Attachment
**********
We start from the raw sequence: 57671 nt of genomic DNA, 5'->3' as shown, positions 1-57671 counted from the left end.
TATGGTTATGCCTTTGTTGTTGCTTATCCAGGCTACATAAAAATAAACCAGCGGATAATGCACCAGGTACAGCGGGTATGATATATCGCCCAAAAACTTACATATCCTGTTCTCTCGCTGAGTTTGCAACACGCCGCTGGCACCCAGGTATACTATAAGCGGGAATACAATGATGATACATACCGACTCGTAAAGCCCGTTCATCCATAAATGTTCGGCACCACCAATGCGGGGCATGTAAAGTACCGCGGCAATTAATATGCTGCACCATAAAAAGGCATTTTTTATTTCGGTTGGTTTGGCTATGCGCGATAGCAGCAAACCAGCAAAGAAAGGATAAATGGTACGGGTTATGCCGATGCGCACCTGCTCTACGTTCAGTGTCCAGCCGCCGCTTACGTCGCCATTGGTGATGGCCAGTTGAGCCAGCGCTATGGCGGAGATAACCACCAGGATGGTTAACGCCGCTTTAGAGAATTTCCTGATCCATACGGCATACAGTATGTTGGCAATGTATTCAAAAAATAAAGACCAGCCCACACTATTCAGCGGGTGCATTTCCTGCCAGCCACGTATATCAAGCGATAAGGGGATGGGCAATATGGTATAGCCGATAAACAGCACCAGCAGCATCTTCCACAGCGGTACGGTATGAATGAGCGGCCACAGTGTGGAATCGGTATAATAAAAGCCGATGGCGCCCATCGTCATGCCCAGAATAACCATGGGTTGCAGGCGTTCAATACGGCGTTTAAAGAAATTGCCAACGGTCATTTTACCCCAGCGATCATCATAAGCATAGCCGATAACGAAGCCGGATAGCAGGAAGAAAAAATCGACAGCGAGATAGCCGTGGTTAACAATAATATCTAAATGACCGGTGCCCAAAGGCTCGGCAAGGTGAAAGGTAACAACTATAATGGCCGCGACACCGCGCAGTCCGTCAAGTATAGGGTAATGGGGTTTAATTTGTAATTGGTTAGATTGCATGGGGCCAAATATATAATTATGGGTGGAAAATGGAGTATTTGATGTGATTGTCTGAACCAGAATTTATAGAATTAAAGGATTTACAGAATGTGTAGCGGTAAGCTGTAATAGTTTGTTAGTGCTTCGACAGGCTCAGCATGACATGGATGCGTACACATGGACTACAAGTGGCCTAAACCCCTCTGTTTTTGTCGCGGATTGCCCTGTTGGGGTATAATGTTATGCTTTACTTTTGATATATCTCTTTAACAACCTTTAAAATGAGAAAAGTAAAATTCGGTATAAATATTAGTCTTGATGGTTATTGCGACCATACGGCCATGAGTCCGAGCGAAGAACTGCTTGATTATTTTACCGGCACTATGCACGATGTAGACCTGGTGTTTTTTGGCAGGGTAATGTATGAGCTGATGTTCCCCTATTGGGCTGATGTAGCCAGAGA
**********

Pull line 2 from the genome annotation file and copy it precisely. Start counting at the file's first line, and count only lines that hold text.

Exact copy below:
TATGGTTATGCCTTTGTTGTTGCTTATCCAGGCTACATAAAAATAAACCAGCGGATAATGCACCAGGTACAGCGGGTATGATATATCGCCCAAAAACTTACATATCCTGTTCTCTCGCTGAGTTTGCAACACGCCGCTGGCACCCAGGTATACTATAAGCGGGAATACAATGATGATACATACCGACTCGTAAAGCCCGTTCATCCATAAATGTTCGGCACCACCAATGCGGGGCATGTAAAGTACCGCGGCAATTAATATGCTGCACCATAAAAAGGCATTTTTTATTTCGGTTGGTTTGGCTATGCGCGATAGCAGCAAACCAGCAAAGAAAGGATAAATGGTACGGGTTATGCCGATGCGCACCTGCTCTACGTTCAGTGTCCAGCCGCCGCTTACGTCGCCATTGGTGATGGCCAGTTGAGCCAGCGCTATGGCGGAGATAACCACCAGGATGGTTAACGCCGCTTTAGAGAATTTCCTGATCCATACGGCATACAGTATGTTGGCAATGTATTCAAAAAATAAAGACCAGCCCACACTATTCAGCGGGTGCATTTCCTGCCAGCCACGTATATCAAGCGATAAGGGGATGGGCAATATGGTATAGCCGATAAACAGCACCAGCAGCATCTTCCACAGCGGTACGGTATGAATGAGCGGCCACAGTGTGGAATCGGTATAATAAAAGCCGATGGCGCCCATCGTCATGCCCAGAATAACCATGGGTTGCAGGCGTTCAATACGGCGTTTAAAGAAATTGCCAACGGTCATTTTACCCCAGCGATCATCATAAGCATAGCCGATAACGAAGCCGGATAGCAGGAAGAAAAAATCGACAGCGAGATAGCCGTGGTTAACAATAATATCTAAATGACCGGTGCCCAAAGGCTCGGCAAGGTGAAAGGTAACAACTATAATGGCCGCGACACCGCGCAGTCCGTCAAGTATAGGGTAATGGGGTTTAATTTGTAATTGGTTAGATTGCATGGGGCCAAATATATAATTATGGGTGGAAAATGGAGTATTTGATGTGATTGTCTGAACCAGAATTTATAGAATTAAAGGATTTACAGAATGTGTAGCGGTAAGCTGTAATAGTTTGTTAGTGCTTCGACAGGCTCAGCATGACATGGATGCGTACACATGGACTACAAGTGGCCTAAACCCCTCTGTTTTTGTCGCGGATTGCCCTGTTGGGGTATAATGTTATGCTTTACTTTTGATATATCTCTTTAACAACCTTTAAAATGAGAAAAGTAAAATTCGGTATAAATATTAGTCTTGATGGTTATTGCGACCATACGGCCATGAGTCCGAGCGAAGAACTGCTTGATTATTTTACCGGCACTATGCACGATGTAGACCTGGTGTTTTTTGGCAGGGTAATGTATGAGCTGATGTTCCCCTATTGGGCTGATGTAGCCAGAGA